Unicorn Store - Review

Unicorn Store may be the biggest oxymoron of 2019.


It’s shocking that a movie with so much sparkles and glitter can be so soulless. Even with a positive-to-the-tenth-degree attitude and several satirical highlights, Unicorn Store isn’t much more than a series of meetings, stock obstacles, and self-actualization metaphors, thinly veiled as, you guessed it, the acquisition of a unicorn.

The best scene in Unicorn Store is the first. A paint-splattered and beaming Brie Larson covers a wall in a prestigious art hall with rainbow-colored paint, streaking and coloring outside-the-lines to her heart’s content. It’s the happiest we see her for a good hour, as the film pulls back and tells the story of a dreamer whose life was put on hold by a desire to live up to expectations. A failure in the art world, Kit (Larson) turns to temping, taking a job at a slightly-dystopian company that’s never truly clarified. Her life finally on an uptick, Kit begins to receive personalized letters, complete with glitter and sparkling text: she’s invited to “The Store.” Following the address, she quickly learns that not only do unicorns exist, but Samuel L. Jackson is selling her one! The set-up to this moment is strong enough, adequately displaying a girl with repressed dreams waiting to be encouraged: then the story takes a hard turn into romance, and though it’s clearly intentional, it never fully recovers from the shift in narrative priority.


A friendship sprouts between Kit and Virgil (Mamoudou Athie), the contractor she hires to build a unicorn stable in her backyard. In its first detour, Unicorn Store stumbles in awkwardness and poorly written jokes. The best scripts deliver lines as genuine statements, not character exposition in the form of playful banter. It’s C-level romantic comedy material, propped up next to a wondrous and mystical story of a girl realizing her passion. As things progress the relationships becomes slightly more bearable, but seeing as the film ends on a walk into the sunset between the two, there’s no hiding what the film wants to sell. Relationship arcs can be touching additions to films of other genres: see Frances’s several love-interests in Frances Ha; Unicorn Store just isn’t convincing. When love enters the story, it takes the wheel, foregoing development in most other areas so we can hear some of the cringiest dialogue to come out of the Netflix original content boom yet.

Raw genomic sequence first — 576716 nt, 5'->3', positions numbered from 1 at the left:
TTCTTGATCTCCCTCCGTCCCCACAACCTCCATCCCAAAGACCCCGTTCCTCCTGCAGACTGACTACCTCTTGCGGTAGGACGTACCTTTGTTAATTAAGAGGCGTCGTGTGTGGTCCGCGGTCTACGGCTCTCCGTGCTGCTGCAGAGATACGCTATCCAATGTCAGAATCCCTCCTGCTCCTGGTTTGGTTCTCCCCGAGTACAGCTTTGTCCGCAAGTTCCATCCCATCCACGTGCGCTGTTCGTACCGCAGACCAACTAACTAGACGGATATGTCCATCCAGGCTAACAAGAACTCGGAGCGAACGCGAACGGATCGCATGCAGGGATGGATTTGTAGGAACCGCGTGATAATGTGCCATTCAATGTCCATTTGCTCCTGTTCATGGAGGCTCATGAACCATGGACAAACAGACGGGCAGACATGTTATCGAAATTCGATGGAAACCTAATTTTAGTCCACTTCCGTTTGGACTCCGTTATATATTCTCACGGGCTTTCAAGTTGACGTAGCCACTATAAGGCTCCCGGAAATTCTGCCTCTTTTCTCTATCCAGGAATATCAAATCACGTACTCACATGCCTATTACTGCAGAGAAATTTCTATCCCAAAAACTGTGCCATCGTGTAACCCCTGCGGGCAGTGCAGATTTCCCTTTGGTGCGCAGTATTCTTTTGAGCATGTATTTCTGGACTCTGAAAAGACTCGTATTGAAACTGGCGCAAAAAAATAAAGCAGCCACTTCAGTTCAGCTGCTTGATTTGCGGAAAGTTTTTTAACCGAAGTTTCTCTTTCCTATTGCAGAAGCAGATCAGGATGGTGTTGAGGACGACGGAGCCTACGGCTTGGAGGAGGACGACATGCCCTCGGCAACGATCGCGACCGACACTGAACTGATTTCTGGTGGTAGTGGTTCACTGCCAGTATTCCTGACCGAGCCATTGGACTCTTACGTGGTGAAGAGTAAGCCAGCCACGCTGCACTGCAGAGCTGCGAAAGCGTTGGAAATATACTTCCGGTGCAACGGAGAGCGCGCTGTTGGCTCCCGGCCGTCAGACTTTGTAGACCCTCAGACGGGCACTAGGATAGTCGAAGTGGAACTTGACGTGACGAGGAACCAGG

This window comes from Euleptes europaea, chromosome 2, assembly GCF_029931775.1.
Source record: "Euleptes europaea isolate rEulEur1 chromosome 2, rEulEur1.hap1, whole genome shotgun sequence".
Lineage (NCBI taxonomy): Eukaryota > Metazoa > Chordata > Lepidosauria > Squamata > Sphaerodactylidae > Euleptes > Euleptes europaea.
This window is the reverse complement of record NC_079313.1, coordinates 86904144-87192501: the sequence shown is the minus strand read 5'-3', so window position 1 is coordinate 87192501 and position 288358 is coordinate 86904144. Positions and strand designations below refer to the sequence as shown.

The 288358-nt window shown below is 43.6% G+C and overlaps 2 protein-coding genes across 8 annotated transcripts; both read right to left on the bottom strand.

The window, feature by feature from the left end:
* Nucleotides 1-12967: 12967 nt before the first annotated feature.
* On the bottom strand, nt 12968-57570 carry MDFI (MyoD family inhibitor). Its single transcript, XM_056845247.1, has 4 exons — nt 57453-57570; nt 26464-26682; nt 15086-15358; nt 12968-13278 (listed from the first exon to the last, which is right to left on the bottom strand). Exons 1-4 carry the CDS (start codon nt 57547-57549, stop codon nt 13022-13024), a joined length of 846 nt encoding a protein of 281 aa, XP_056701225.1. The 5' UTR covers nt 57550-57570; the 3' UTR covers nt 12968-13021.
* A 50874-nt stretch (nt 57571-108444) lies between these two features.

Fantasy and Samuel L. Jackson’s wig are the hooks of Unicorn Store: they’re practically the only reason I made it through. But too often the film derails into indie-romance, an area Brie Larson doesn’t exactly excel in. Her directing is calm, suffocating, and focused on the face: this coupled with the themes of childhood fear and relinquishing of dreams for better ones carry Unicorn Store into a niche for someone, though I’m not sure who could make it through this kind of dialogue. Overly-quirky, vapid, and flat, it’s everything Unicorn Store claims not to be.